Rafael Nadal said he is sorry for Matteo Berrettini and wished the Italian a speedy recovery from COVID and added that he is not worried that he may follow the Italian on the Wimbledon retirement list. On Tuesday, Berrettini announced that his COVID test had come back positive.
Berrettini, who was considered one of the main favorites for the Wimbledon title, did not have the opportunity to play this Grand Slam. "It's hard to be a close contact when you're away and when you're practicing," Nadal said.
"It's just that outdoors, things historically seem more difficult. But anything can happen, right? At the moment I feel very well, without any problem. The main thing is that I am very sorry because I was playing fantastic, winning two tournaments before this tournament started.
He is a very good colleague on tour. We know each other well. I know how sad he's probably feeling today... So I feel sorry for him and wish him a speedy recovery. If I'm not mistaken, Matteo has been sick for a couple of days.
He has been unlucky the last two months, no doubt." On Tuesday, Nadal got off to a solid start at Wimbledon by defeating Francisco Cerúndolo 6-4, 6-3, 3-6, 6-4. Before the tournament began, tennis pundits were pinning Novak Djokovic as the top seed and many had Berrettini as the second seed.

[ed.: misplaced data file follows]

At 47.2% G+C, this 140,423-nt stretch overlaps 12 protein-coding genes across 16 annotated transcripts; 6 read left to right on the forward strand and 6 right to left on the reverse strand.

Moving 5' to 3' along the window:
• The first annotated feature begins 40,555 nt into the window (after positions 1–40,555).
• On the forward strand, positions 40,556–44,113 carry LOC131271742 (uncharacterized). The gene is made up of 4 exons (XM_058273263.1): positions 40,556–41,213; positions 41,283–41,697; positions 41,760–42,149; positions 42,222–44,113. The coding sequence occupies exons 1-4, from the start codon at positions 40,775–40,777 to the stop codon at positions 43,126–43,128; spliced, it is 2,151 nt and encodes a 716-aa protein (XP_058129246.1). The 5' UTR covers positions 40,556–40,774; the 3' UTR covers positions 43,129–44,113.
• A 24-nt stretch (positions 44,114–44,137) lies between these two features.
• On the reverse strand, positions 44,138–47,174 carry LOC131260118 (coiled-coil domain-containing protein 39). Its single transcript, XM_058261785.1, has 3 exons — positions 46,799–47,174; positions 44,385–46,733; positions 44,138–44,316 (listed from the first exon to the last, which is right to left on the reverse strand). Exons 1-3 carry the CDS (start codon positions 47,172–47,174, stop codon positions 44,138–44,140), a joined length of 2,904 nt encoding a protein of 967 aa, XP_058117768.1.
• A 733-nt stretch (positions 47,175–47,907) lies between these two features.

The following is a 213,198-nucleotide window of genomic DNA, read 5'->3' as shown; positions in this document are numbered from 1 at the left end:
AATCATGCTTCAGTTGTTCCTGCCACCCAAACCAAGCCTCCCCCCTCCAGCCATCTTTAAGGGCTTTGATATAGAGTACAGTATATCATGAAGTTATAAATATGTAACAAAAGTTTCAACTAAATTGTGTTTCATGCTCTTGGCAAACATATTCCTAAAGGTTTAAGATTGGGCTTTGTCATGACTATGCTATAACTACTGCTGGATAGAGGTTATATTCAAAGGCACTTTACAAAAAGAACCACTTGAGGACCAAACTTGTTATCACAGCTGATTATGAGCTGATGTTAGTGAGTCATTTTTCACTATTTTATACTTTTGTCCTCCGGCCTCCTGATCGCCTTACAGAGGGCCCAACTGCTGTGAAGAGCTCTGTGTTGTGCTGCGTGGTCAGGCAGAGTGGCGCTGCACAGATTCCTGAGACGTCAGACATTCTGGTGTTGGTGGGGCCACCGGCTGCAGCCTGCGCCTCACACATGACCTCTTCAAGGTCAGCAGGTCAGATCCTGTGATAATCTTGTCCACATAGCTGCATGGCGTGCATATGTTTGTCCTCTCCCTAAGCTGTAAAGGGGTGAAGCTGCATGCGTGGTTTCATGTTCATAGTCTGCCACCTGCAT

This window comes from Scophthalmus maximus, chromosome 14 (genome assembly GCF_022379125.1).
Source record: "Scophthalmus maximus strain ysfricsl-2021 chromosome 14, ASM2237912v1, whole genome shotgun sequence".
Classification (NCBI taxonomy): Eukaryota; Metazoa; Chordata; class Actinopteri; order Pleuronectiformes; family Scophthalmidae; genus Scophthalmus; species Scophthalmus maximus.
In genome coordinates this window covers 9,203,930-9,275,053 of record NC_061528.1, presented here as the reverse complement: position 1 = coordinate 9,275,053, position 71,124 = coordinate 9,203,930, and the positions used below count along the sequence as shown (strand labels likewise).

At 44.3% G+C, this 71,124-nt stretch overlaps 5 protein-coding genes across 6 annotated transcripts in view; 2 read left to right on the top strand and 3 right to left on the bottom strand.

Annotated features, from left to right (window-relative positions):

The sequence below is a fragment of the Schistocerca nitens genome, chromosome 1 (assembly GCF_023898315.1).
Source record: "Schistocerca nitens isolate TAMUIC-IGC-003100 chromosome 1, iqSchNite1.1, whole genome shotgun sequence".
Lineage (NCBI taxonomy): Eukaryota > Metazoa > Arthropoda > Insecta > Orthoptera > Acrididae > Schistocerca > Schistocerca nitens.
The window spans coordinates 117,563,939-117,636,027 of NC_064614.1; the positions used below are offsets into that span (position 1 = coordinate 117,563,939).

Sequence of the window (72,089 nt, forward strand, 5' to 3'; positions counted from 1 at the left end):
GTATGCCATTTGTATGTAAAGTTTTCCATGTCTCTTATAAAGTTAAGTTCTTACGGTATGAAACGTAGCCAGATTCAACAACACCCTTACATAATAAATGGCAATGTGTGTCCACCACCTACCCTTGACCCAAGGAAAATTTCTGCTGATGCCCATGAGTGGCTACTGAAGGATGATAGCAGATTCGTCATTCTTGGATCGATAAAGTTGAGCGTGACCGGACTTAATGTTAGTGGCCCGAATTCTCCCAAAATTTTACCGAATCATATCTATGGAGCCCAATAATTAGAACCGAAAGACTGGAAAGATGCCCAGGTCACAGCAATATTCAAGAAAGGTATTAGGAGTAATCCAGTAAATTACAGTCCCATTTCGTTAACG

With Berrettini out, Nadal now has a clear path to the Wimbledon final and there is no doubt that he is now the second favorite for the title at The Championships.
Roig discusses Nadal's level on grass
Former Spanish player Francisco Roig reckons Rafael Nadal's game is better suited to beat Novak Djokovic on grass than on hardcourt.
Reflecting on his compatriot's win, Roig reflected on Nadal's win, saying: "After spending three years without playing on grass, he got ahead on the scoreboard without playing great tennis. In the second set he played better, he did more damage with his ball.
With the break up, the game got out of control, he lost the third, and in the fourth, it was complicated. But after three years without playing on grass, and in a first round, he's fine. He had a few years in which he didn't play well on grass, but if he's doing well, there are fewer rivals who can beat him on grass than on hard courts", said Roig.
“In that same way, I think he is closer to Djokovic on this surface than on fast. (He's) difficult (to beat) on both (surfaces), but (despite) considering that he is the favourite (at Wimbledon), there are more chances to beat him here”.